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In celebration of 100 years, we're sharing stories about the people who have shaped SAIT throughout our first century.
 What’s your #SAITstory? If you have a special memory or connection to SAIT, we want to hear about it. Tell us your story.
23 Aug
Of pride and protest

Of pride and protest

“I began attending SAIT in 1969 and graduated from journalism in 1971. There were about 15 in our graduating class. 

At the time, we were primarily going into print media ― newspapers, magazines, this sort of thing. Even at that time we could see that the world of print media would be failing and that the world of digital media would be coming, but that it was a long ways away. And now, I know journalism is very different from when I took it ― I’m totally obsolete ― but I’m so glad to be a part of the SAIT family.

I have a great many memories. One of them was parading around campus, protesting for a new residence. It was a few years after that it was actually built, but I’d like to think those who protested with me were perhaps laying the groundwork in a small way. A lot of us were living in far flung parts of the city and community, others were living in awful accommodation in terrible parts of town. I definitely wasn’t the leader, but I signed petitions and we used to do our little marches. I think the residence would have been built anyway, but I think we had a final feeling that we participated.”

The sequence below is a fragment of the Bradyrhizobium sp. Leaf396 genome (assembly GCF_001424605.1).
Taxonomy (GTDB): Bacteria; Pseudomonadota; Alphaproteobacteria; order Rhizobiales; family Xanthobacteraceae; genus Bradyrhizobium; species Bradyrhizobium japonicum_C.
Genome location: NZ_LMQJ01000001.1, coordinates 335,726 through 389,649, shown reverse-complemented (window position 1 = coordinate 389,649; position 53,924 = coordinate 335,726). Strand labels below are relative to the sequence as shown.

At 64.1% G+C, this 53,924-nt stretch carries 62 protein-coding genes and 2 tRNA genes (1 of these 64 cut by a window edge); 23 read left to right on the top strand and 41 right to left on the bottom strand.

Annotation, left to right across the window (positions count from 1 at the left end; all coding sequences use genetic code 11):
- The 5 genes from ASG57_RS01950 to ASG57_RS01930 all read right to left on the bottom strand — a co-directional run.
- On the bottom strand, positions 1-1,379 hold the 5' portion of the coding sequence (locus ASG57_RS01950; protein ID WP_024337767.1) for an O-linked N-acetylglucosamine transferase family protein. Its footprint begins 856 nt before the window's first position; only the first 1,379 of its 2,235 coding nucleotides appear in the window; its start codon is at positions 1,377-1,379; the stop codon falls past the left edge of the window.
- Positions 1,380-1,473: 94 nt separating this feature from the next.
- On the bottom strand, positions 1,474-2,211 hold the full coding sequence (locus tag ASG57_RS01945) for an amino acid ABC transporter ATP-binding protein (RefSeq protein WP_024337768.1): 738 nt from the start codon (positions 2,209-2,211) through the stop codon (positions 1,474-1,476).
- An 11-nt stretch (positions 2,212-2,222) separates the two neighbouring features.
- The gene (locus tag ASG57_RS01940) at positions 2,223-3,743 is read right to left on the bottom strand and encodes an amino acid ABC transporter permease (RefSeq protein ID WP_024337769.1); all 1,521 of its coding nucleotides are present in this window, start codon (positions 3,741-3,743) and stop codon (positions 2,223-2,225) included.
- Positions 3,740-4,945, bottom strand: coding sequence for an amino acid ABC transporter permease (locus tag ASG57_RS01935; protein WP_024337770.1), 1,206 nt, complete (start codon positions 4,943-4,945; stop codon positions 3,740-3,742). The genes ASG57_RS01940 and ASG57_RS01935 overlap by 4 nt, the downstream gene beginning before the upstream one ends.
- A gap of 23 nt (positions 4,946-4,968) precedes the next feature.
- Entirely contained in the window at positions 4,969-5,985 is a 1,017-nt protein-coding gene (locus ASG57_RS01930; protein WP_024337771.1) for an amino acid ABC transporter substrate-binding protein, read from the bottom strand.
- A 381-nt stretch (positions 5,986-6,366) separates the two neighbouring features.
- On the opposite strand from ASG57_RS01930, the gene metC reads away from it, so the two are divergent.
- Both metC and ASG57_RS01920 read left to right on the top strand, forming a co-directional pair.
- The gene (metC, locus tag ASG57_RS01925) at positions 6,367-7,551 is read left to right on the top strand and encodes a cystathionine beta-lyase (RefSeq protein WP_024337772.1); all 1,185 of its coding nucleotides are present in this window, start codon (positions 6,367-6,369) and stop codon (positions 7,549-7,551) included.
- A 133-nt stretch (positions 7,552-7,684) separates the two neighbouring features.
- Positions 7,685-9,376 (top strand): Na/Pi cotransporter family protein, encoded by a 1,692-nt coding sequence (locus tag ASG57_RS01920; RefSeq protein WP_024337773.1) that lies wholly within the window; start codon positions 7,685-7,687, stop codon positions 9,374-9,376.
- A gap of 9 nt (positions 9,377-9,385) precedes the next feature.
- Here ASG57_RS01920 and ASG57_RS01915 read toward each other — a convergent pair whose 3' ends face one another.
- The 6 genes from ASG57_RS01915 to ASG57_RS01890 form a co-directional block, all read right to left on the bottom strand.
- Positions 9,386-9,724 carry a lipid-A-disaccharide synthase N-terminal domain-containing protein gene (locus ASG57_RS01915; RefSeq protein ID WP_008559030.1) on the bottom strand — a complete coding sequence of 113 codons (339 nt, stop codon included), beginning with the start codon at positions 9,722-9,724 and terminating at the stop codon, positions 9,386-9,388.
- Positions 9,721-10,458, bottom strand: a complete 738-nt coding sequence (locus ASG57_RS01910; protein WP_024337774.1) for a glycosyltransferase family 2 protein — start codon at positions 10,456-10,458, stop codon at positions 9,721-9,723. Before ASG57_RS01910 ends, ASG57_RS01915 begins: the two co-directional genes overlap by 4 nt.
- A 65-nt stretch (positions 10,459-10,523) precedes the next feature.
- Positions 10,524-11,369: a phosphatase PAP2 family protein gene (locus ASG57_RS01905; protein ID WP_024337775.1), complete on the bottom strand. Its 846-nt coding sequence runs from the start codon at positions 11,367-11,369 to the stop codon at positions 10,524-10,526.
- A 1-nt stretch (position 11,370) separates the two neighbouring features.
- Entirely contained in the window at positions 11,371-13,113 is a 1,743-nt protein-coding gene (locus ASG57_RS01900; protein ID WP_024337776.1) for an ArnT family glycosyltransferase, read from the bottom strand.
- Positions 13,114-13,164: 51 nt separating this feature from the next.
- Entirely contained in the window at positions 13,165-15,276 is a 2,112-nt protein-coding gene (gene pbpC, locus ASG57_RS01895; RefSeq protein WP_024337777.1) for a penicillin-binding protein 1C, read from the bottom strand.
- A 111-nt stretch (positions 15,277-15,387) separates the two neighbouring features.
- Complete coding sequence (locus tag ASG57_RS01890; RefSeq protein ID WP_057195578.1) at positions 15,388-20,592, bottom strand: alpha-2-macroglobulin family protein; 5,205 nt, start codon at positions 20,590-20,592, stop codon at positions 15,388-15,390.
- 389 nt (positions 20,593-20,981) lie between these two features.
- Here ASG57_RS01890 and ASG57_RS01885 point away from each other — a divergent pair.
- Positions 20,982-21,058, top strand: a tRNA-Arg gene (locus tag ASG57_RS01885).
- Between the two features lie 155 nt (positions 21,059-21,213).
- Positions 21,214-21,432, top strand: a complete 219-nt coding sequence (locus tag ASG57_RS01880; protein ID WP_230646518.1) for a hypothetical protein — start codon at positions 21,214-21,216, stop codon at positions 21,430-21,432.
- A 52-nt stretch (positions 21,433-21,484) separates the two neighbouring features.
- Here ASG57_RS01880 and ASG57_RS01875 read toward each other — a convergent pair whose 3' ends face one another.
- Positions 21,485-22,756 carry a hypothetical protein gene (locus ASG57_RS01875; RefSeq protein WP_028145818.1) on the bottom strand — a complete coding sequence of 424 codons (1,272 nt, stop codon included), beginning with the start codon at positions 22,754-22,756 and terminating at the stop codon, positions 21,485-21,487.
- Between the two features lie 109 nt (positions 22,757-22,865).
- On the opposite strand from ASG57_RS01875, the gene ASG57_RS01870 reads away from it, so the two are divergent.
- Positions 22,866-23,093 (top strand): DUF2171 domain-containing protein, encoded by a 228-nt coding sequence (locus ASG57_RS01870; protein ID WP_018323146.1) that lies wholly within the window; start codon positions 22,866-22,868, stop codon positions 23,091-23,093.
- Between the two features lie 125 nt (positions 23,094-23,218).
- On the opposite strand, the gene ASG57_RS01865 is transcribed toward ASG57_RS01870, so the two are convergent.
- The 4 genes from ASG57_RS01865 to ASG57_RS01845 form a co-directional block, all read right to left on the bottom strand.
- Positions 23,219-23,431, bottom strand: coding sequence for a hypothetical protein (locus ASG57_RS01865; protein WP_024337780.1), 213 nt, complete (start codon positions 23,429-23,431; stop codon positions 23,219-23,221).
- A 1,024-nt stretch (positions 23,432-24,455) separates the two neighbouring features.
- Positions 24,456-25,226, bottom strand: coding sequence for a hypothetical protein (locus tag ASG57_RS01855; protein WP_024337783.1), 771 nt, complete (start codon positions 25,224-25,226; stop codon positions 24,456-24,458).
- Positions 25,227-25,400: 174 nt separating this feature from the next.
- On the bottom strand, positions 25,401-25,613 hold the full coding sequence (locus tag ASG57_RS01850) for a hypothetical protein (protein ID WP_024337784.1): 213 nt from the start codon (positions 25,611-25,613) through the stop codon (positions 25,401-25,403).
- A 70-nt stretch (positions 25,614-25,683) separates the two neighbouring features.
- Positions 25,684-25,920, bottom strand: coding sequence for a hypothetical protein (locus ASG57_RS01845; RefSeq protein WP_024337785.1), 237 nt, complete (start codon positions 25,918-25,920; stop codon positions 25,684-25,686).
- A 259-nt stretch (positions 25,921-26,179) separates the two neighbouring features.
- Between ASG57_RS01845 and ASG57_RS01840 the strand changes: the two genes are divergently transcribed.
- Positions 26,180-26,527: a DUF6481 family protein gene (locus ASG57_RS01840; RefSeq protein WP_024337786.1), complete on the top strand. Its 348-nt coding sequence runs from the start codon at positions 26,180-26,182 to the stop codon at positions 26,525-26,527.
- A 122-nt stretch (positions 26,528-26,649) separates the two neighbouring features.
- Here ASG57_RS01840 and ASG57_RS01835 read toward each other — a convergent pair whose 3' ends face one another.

Marvin Maronda, JA ’71 | SAIT donor | Canadian grain producer, Fairview Ranch

Editor’s note: SAIT built its first student residence, Owasina Hall, in 1972. The 500-bed residence served as a hostel for summer travellers and housed Olympic athletes during the 1988 Winter Olympics in Calgary. Owasina closed as a residence in 2006 and was used by law enforcement as a training ground until 2015. The building was fully demolished by July 2016.


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